– After working with Val, we realise that we need to work with one pair at a time so that we can teach the work in the same way that Guy so generously passed it on.

Conversation with Valerie
Louise took the train up from Canberra with her mother Valerie this morning. On the train, discussion about re-enacting Man With a Mirror took place.

Notes from the train conversation with Valerie:
She described our project as translating a watching experience into a doing experience. She drew in the Degas exhibition she saw in Canberra on Monday. She described Degas’ process of moving from copying the reality of others to depicting his own reality but keeping a mimetic approach. She commented that our process was in a sense the reverse – we start with the evidence of the original work and we try to build up a picture of the work but we’re also looking particularities that crop up because of where, when and who we are and we’re looking to accentuate these. I’m not quite sure how this is the reverse of Degas now, but at the time, it seemed obvious.

Val and I also had a discussion about the working method Lucas and I have used with these re-enactments, particularly preparation – that in the past we’ve looked at limitations as a resource, taking the approach of working with what we have in terms of (scarce) time, money and information.  With Man With a Mirror, we have a great deal of information from Guy. The exhibition means we have some financial resources and therefore time. While we haven’t set out with the intention of doing things differently, it’s my observation that these resources mean we’re increasing our attentiveness to each step in the process which seems to have the effect of making it freer.

(Wo)man With Mirror – notes from Sat, by Louise

Yesterday we started to prep ourselves to actually shoot the work. We looked very closely at the preview material – Lux preview tape, Lyn’s documentation on YouTube, the rough ‘telecine’ we made up in Brisbane from Guy’s actual film strip literally minutes before he used it for his performance. We also found part of the Brisbane tape of him demonstrating with baby table how to actually do the mirror movements.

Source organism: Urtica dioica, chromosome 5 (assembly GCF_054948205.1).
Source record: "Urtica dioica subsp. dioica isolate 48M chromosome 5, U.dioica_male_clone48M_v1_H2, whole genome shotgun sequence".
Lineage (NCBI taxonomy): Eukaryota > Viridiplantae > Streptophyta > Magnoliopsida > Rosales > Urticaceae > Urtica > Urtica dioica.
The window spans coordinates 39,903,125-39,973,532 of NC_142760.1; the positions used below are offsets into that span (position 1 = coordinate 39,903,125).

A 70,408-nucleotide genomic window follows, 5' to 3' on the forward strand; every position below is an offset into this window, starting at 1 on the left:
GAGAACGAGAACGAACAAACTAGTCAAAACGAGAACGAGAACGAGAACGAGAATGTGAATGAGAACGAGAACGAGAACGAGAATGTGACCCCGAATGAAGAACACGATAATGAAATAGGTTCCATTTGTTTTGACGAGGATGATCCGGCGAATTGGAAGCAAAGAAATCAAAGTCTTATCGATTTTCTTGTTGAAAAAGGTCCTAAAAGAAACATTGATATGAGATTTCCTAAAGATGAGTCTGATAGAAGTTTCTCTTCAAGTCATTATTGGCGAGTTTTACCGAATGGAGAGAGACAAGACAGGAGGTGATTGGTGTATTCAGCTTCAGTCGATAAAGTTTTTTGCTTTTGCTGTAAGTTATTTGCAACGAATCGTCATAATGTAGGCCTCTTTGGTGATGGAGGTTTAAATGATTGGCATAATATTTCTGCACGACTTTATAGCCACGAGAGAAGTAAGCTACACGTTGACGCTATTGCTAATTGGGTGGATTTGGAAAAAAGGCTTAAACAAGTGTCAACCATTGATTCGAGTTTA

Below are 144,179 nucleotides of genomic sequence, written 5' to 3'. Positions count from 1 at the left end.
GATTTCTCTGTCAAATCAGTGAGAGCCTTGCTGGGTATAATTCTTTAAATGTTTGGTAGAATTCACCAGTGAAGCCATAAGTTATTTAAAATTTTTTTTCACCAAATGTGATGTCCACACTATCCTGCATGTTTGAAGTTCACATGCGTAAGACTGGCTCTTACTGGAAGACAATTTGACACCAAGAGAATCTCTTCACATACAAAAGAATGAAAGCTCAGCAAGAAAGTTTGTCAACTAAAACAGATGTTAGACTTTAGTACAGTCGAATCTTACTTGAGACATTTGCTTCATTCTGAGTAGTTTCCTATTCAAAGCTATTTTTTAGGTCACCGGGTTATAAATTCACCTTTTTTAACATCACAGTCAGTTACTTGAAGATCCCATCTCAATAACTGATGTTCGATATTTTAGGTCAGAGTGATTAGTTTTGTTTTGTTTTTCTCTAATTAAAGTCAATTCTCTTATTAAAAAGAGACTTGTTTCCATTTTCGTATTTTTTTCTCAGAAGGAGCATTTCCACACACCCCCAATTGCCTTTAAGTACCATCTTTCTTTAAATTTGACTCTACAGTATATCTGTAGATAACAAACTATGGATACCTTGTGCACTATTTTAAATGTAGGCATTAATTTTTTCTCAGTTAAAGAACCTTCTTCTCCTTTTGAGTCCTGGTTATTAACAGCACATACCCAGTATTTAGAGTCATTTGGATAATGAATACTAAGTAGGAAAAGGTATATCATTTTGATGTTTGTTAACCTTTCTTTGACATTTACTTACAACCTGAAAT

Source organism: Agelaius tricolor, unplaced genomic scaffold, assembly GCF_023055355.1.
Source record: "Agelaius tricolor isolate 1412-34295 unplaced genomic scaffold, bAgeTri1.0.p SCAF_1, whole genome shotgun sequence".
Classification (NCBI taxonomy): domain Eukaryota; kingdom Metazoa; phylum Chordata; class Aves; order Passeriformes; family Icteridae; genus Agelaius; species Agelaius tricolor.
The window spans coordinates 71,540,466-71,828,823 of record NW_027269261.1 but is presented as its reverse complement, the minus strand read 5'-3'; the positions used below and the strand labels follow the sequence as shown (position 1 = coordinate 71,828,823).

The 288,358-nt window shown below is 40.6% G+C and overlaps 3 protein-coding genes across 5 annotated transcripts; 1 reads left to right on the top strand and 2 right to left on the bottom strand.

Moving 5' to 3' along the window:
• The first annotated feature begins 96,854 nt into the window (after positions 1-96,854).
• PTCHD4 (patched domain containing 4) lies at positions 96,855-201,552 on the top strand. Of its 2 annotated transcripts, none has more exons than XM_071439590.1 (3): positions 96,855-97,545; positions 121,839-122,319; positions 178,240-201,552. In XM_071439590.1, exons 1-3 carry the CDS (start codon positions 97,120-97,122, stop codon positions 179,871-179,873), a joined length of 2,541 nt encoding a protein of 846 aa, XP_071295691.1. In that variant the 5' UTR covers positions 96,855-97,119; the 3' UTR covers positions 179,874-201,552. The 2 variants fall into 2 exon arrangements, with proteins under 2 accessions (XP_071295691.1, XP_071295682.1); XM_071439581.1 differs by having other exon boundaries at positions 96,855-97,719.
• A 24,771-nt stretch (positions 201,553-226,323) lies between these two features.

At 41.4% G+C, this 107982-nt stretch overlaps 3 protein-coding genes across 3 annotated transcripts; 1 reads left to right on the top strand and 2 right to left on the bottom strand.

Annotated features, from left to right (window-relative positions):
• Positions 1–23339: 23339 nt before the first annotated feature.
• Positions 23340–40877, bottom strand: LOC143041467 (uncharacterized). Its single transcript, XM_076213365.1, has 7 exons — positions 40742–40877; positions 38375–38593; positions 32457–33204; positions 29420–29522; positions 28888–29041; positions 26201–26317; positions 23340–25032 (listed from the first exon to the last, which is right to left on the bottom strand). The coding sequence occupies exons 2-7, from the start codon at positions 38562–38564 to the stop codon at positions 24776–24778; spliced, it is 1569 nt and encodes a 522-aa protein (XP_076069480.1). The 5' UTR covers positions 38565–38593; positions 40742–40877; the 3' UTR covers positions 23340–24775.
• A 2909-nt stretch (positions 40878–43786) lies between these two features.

One of these pages documents our notes on the timings of the mirror movements, the other is us working out how to stage it in the garden at Petersham and how we should re-size one of the mirrors so it’s relative to my arm span.

We discussed how we imagine presenting the work – clear at this point that the position of the projectors in presentation needs to be a mapping/index of the position of the cameras in the shoot.

This one documents timings from the documentation.

Timings taken from Lux preview, Loo YouTube, TLC Sherwin conversations in Brisbane

This one documents where to position the shoot in the garden and the correct distances for the cameras and the sizes for the mirrors.

mirror size, garden position, camera distances

Guy Sherwin and Lynn Loo in Brisbane

guy sherwin performing paper landscape
above: Guy Sherwin performs “Paper Landscape” in Brisbane during his recent screenings.

The TLC’s Louise and Lucas, joined by Sydney film maven Mike Leggett, recently made the trip to Brisbane to see Guy Sherwin and Lynn Loo do their thing at the IMA. Guy and Lynn’s trip was courtesy of the Brisbane Film Festival and our friends at Otherfilm.

It was totally worth the journey! Some more pictures from our adventure here.

In the meantime, listen to this radio piece with Guy on ABC Radio National, interviewed by Amanda Smith [15 min, 14mb mp3 file]